Artwork by Aindri
Prabha: What topics do you particularly like to draw and write about?
Aindri: I draw about things that affect me. Once I am intrigued about something I read up everything about it, watch films on it, talk to people about it etc. Once I am consumed by all that information I can then produce something about it. I am quite scared of someone ratting me out on some negligence on my part. So I tend to do my homework in as thorough way I possible. I am quite interested in drawing parallels between news and folktales at the moment- both have similar narrative structures- they’re both linear with a hidden lesson or moral behind them. If the good and bad guys are not identified by the news media to the audience then it gets confusing. Hence I see that similarity with folktales.
Prabha: How would you describe your artistic style?
Aindri: Ooooh! I don’t like the word “style” at all! I know it’s super important for a commercial illustrator but it de values the nature of aesthetic in a superficial manner. For example- tools! Each tool- markers, colour pencils, digital, pencils, crayons, watercolours, acrylics all have their own personality. Illustration for me is about understanding the storytelling power of these tools.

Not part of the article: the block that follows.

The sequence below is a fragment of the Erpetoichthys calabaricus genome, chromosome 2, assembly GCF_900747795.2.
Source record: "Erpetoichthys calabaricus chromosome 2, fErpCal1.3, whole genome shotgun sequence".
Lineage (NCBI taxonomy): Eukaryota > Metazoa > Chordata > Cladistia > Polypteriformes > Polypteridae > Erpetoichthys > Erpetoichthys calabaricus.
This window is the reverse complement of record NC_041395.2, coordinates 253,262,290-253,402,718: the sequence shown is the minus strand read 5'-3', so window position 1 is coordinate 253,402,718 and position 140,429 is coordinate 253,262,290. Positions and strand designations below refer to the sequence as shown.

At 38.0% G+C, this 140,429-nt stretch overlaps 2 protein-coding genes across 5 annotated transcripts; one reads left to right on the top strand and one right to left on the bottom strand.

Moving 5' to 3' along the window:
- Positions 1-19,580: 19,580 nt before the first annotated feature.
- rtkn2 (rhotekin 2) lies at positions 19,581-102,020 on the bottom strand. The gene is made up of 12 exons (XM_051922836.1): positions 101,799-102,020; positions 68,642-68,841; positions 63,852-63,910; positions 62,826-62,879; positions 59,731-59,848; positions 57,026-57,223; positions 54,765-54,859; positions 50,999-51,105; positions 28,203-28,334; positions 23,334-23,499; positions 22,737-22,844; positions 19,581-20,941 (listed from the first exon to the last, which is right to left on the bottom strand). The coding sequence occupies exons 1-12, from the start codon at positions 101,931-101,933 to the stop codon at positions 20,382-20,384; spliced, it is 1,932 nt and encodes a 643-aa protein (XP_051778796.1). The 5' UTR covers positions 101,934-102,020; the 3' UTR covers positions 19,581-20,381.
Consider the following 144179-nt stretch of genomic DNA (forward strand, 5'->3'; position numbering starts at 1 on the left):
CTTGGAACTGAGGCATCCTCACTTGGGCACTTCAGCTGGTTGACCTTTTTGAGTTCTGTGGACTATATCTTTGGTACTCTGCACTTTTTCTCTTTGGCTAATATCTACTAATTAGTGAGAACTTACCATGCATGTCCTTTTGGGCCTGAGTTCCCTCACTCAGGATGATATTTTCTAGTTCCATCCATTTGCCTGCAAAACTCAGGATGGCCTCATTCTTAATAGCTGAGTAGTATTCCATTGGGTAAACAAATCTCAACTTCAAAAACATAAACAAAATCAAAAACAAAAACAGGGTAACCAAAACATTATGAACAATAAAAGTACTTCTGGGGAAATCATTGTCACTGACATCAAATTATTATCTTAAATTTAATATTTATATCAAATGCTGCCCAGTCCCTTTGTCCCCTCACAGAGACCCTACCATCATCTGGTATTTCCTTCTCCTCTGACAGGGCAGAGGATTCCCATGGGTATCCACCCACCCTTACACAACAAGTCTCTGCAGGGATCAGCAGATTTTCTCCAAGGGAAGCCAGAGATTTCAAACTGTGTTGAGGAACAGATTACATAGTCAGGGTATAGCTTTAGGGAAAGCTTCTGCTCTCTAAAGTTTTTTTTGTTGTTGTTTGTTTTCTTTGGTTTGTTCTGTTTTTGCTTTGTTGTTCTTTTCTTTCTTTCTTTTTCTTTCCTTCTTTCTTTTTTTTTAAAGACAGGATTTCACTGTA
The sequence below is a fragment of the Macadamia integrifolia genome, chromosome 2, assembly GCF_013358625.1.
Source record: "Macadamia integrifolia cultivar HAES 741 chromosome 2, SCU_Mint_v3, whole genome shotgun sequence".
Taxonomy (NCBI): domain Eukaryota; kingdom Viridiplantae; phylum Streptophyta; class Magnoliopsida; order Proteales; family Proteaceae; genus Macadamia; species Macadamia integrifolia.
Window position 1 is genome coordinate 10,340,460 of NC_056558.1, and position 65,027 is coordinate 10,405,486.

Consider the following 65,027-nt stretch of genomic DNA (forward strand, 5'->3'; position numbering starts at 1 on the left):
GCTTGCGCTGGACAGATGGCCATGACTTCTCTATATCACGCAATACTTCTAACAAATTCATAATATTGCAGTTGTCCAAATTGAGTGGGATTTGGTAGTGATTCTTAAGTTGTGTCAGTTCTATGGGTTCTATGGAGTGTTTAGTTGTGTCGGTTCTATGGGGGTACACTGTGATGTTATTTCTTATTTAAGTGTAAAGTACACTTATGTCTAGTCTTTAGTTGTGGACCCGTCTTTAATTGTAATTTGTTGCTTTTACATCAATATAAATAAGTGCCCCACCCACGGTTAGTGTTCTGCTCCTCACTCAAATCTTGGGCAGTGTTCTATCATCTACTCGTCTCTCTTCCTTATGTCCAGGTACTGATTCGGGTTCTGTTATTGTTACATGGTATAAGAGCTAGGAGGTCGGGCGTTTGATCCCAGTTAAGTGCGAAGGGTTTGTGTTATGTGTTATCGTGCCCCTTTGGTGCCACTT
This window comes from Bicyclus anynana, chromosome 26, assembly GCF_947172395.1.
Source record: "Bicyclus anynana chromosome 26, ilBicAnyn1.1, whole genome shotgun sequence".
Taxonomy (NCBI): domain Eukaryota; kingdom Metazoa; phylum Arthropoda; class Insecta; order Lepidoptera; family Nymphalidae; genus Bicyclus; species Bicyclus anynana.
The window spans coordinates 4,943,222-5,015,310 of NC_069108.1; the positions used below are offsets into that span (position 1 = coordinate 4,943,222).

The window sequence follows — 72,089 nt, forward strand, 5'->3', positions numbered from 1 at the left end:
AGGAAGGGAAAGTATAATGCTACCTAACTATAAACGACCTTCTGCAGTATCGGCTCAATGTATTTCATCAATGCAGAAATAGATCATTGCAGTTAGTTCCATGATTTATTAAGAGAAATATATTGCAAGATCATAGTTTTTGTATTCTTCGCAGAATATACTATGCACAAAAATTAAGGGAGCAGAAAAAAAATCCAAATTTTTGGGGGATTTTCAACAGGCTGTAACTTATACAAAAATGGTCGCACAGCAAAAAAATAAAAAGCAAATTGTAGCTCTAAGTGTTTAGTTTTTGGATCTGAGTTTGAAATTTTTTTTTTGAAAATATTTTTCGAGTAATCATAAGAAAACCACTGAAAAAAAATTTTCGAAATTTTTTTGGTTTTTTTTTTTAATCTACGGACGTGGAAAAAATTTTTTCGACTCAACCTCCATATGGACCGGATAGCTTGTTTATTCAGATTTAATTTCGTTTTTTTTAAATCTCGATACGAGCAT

I don’t have one “style” I suppose. For this comic I thought outsider art would work really well, because in the end it’s about corner shops- they’re outsiders to supermarkets. I did think about photo-montage- because it’s got that autobiographical element about it, but in the end I thought outsider art- crayons, colour pencils, badly drawn buildings would bring out the essence of what I wanted to say or ask in this context. I really didn’t know anything about supermarkets so I thought it would be interesting to have that naivety within the work.
Aindri’s artwork from an upcoming comic book.
Prabha: What’s the story behind Beast and Minnow?
Aindri: The story behind Beast and the Minnow is inspired by my regular trips to the local agent who I have known for the past two years. He is turkish and his entire family runs the cornershop for people on my street. Just down the road are two giant supermarkets. I have been observing my spending habits for sometime now- when you’re skint then you go to a specific place to buy your stuff. When you’re loaded you go somewhere else. When you’re in a hurry you go somewhere else as well. I think it’s an Indian thing- about saving money and we usually talk about it when I am buying my milk at the counter or something like that. I think all those conversations came out in the comic. Well, not all of it.
Prabha: Are there other Beasts and Minnows in our lives?
Aindri: There are beasts and minnows in every ecosystem. Usually all follow the same pattern. Tiny fish swim in giant swirls to fend off predators. Corner shops do it too. They are every where fighting against one giant brick and chrome structure.
A photo-montage artwork by Aindri
Prabha: What other exciting work from you can we look forward to?
Prabha Mallya’s Hypertext was showcased in the Monsoon Edition of Forbes Life. She is also an integral part of the Manta Ray core team and a frequent contributor to The Small Picture. You can see more of her work at her blog.